Dim objRst2 As ADODB.Recordset
    Dim objRst3 As ADODB.Recordset
    Dim objRst4 As ADODB.Recordset

    '' Get all categories from local Northwind database.
    strSql = "select CategoryID, CategoryName from Categories"
    
    '' In code below, because we didn't specify cursor location, it's server-side by default.
    
    '' Returns -1
    Set objRst1 = New ADODB.Recordset
    objRst1.Open strSql, CurrentProject.Connection, adOpenForwardOnly

    '' Returns -1
    Set objRst2 = New ADODB.Recordset
    objRst2.Open strSql, CurrentProject.Connection, adOpenDynamic

    '' Returns valid count
    Set objRst3 = New ADODB.Recordset
    objRst3.Open strSql, CurrentProject.Connection, adOpenKeyset

    '' Returns valid count
    Set objRst4 = New ADODB.Recordset
    objRst4.Open strSql, CurrentProject.Connection, adOpenStatic
        
    '' Display the number of records in Immediate window.
    Debug.Print "objRst1 (adOpenForwardOnly) record count: " & objRst1.RecordCount
    Debug.Print "objRst2 (adOpenDynamic) record count: " & objRst2.RecordCount
    Debug.Print "objRst3 (adOpenKeyset) record count: " & objRst3.RecordCount
    Debug.Print "objRst4 (adOpenStatic) record count: " & objRst4.RecordCount

    '' Clean up
    objRst1.Close
    objRst2.Close
    objRst3.Close
    objRst4.Close
    Set objRst1 = Nothing
    Set objRst2 = Nothing
    Set objRst3 = Nothing
    Set objRst4 = Nothing
        
    Exit Sub
    
Catch:
    MsgBox "cmdRecordCount_Click()" & vbCrLf & vbCrLf _
           & "Error#:  " & Err.Number & vbCrLf & vbCrLf & Err.Description
End Sub

Immediate Window shows four values.

Please note:

(1) If you're (in rare situations) using a static cursor or keyset cursor but still get -1, specifying lock type as adLockOptimistic may fix your problem.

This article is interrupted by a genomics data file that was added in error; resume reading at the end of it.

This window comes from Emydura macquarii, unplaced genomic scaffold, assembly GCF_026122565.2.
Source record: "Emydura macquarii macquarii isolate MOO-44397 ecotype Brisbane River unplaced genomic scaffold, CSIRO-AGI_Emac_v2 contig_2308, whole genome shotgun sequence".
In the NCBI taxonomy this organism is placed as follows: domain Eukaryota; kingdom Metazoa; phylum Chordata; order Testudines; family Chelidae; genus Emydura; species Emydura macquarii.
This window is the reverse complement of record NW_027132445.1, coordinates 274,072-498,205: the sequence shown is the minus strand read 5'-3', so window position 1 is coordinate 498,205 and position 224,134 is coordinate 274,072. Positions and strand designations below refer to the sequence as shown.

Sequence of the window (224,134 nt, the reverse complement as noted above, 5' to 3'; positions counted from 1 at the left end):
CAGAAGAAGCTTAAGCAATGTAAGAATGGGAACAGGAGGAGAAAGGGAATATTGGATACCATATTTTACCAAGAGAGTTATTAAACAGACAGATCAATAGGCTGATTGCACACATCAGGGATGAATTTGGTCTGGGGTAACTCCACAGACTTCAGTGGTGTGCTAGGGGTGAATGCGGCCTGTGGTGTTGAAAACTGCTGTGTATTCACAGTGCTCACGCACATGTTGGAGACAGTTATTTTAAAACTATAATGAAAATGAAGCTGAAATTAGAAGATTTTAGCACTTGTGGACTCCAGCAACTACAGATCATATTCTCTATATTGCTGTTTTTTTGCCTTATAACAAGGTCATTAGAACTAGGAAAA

(2) If a dynamic cursor is specified, we may get either -1 or the actual count depending on the circumstances, but forward only cursor always returns -1.

Happy Coding!


Copyright© GeeksEngine.com



Other Recent Articles from the MS Access category:

1.Solved - the size of the Access query result is larger than the maximum size of a database (2 GB)
2.How to easily get a list of field names in MS Access
3.How to count distinct records in MS Access
4.How to do transaction based processing in MS Access
5.How to open a document (local/network file or web page) from MS Access
6.How to use ADOX to create unique composite index - the VBA approach
7.How to do cross-table update queries in MS Access - the right way
8.Three efficient ways to get the number of records by using VBA
9.How to create a composite unique index (not as a primary key) in MS Access
10.Disable Access Prompt when a record is changed, table deleted, or action queries run
11.How to hide and unhide a MS Access object
12.How to return multiple values from a VBA function (Part 3)
13.How to return multiple values from a VBA function (Part 2)
14.How to return multiple values from a VBA function (Part 1)
15.Three ways to programmatically duplicate a table in MS Access by VBA
16.Create a DLL by CSharp or VB.Net for VBA
17.How to correctly reference and call a DLL
18.How to register a C# or VB.Net DLL
19.Email address validation by Regular Expressions using VBA
20.Fix MS Access error: Query must have at least one destination field
21.How to unselect radio buttons in MS Access after it has been selected
22.How to Change Query Timeout Value for MS Access SQL Queries
23.What is Northwind Traders database

Copyright © 2017 GeeksEngine.com. All Rights Reserved.

This website is hosted by HostGator.

No portion may be reproduced without my written permission. Software and hardware names mentioned on this site are registered trademarks of their respective companies. Should any right be infringed, it is totally unintentional. Drop me an email and I will promptly and gladly rectify it.

 
Home | Feedback | Terms of Use | Privacy Policy